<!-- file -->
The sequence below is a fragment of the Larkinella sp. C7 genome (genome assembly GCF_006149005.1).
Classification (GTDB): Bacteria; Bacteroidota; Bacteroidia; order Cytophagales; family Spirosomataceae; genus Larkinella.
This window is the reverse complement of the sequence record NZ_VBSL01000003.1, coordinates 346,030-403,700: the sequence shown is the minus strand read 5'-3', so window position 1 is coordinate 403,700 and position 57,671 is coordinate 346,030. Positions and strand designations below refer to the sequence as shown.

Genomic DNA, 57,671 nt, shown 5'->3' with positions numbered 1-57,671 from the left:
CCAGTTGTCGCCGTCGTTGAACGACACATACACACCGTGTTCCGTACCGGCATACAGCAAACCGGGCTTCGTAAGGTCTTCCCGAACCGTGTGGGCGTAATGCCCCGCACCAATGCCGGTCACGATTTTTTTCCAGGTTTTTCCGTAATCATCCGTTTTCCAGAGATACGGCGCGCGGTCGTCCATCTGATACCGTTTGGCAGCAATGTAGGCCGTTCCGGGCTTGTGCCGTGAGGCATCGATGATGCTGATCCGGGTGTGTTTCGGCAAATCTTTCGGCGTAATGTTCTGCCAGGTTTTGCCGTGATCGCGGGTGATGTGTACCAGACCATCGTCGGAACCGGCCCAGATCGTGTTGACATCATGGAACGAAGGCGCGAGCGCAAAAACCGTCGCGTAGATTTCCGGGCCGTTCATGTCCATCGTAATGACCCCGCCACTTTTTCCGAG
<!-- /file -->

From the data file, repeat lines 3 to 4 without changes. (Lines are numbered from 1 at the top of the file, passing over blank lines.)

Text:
This window is the reverse complement of the sequence record NZ_VBSL01000003.1, coordinates 346,030-403,700: the sequence shown is the minus strand read 5'-3', so window position 1 is coordinate 403,700 and position 57,671 is coordinate 346,030. Positions and strand designations below refer to the sequence as shown.

Genomic DNA, 57,671 nt, shown 5'->3' with positions numbered 1-57,671 from the left: